Ek Bunly: This kind of simulation is encouraged for the other majors as well. We also have members from other departments beside International Relations. I think that political relations are not just something that only International Relations students should be involved in. It is also a topic in which students from other majors could join and participate as well. What is even more important is that it does not matter what department you are in, you still need to develop your public-speaking skills, your debating skills, your research skills as well as your own self-confidence. It does not only focus on politics. There are also smaller types of benefits for those who participate in the simulations even if they do not directly relate to their majors.

Ky Chamna: As the current president of PIUMUN, what are the challenges you face, running and maintaining this session while making participants (students) feel entertained and educated at the same time?

Ek Bunly: I and my team were expecting that challenges would come for us to face. We didn’t expect it to be easy. But what we did not really expect is the impact of the COVID-19 pandemic. Time management and communication are some of the challenges. We have tried to simulate the Model United Nations even though we have to do it from home. For our members, some of them who come from different year levels may be quite behind in terms of conducting research as well as understanding global issues. This is also one of the challenges for us, to figure out who they are and how can we help them. When we teach them about an issue, it does not mean that they are entirely familiar with that particular issue. That is why we have to follow up with them so that we can ensure that, no matter what their interest is and how interested they are, we all can reach the conclusion of having acquired self-development.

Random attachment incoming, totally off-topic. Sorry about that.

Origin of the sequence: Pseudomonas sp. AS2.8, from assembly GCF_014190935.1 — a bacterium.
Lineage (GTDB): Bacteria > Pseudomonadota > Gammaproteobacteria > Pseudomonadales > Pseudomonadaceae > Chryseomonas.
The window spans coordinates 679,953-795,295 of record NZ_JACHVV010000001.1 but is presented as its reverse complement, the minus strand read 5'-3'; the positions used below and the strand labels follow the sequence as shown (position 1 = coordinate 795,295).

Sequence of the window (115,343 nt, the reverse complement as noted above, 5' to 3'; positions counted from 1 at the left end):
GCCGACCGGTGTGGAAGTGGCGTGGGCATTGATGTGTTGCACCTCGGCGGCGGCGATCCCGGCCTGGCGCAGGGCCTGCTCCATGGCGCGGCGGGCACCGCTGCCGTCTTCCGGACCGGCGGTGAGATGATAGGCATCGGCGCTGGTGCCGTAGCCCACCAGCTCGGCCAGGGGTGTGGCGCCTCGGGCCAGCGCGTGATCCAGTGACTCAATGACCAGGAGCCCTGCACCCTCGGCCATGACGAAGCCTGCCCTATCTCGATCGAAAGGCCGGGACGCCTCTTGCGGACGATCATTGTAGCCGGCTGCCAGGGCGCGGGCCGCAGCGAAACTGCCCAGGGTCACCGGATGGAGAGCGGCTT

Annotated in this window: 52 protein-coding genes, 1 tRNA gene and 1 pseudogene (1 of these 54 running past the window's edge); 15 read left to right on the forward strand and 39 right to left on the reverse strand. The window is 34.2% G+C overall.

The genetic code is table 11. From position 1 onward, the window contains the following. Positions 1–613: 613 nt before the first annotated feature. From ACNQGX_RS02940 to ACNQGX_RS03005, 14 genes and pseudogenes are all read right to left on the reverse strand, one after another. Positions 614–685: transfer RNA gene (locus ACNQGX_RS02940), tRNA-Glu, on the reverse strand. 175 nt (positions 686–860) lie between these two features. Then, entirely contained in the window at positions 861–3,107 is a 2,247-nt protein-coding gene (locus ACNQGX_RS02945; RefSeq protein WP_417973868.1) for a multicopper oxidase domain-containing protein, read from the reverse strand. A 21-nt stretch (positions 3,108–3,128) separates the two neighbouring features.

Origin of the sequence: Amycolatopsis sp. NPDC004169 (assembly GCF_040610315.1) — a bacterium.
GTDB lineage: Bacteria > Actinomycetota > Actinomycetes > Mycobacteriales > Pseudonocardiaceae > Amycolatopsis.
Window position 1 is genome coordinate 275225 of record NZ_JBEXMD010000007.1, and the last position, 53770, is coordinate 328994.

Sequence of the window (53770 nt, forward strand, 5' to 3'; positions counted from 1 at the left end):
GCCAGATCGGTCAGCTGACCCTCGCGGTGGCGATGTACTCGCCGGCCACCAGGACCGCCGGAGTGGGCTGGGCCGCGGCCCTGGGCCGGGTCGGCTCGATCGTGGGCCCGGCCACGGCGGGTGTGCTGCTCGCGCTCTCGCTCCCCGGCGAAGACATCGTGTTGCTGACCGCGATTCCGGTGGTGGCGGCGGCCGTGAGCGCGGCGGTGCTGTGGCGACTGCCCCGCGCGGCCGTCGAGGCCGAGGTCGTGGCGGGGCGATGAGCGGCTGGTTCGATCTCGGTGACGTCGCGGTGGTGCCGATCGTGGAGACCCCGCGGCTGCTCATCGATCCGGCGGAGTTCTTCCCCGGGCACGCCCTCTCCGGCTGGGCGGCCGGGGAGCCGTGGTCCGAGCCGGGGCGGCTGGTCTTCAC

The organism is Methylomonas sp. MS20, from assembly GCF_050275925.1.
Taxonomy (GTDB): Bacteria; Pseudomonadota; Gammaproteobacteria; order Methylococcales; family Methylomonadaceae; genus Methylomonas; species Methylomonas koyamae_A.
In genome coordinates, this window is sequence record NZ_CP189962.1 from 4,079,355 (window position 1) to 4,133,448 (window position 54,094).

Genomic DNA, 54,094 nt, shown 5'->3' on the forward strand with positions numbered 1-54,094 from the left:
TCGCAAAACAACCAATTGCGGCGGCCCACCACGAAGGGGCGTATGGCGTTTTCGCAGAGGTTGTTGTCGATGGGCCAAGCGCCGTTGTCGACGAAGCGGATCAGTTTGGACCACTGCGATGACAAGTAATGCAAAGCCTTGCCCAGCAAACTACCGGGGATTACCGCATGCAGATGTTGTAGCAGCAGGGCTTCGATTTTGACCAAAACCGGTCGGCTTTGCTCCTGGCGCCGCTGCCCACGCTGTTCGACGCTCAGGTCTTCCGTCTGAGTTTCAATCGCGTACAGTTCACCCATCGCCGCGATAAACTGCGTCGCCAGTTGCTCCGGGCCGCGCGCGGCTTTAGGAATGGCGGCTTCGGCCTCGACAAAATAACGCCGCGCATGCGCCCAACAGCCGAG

Ky Chamna: While students try to play the role of world leaders in the simulations in which they manage to debate and seek solutions, what are some of the challenges that those students may face?

Ek Bunly: Regarding challenges from the students’ perspective, the freshmen are quite new to the system and to the program. It takes them a while to grow their self-confidence. However, we try to encourage them to express themselves more. We also provide them with extra articles to read as well as videos about the United Nations for them to watch. Most of the students are enthusiastic, but they still do not really know how to engage. I try to tackle this by creating a “communication zone” in which I and my team can talk directly to them so that we can give them more attention in terms of communication and, somehow, we can see a lot of improvement from this.

Ky Chamna: Based on your and your team’s observations, after running multiple world meeting simulations, what are the noticeable experiences and knowledge or other kinds of benefits that students, and especially the junior ones, get for their studies?

Ek Bunly: This year, and especially for students who just joined, they are very engaged and feel less afraid. For the freshmen, at the end of their semester, I can see that their research skills and their confidence have been boosted at an unexpected rate. They used to be quite shy and tended to look down when they talked. Now, these students are able to represent a country on their own and are able to produce a solid ideological argument during the simulations.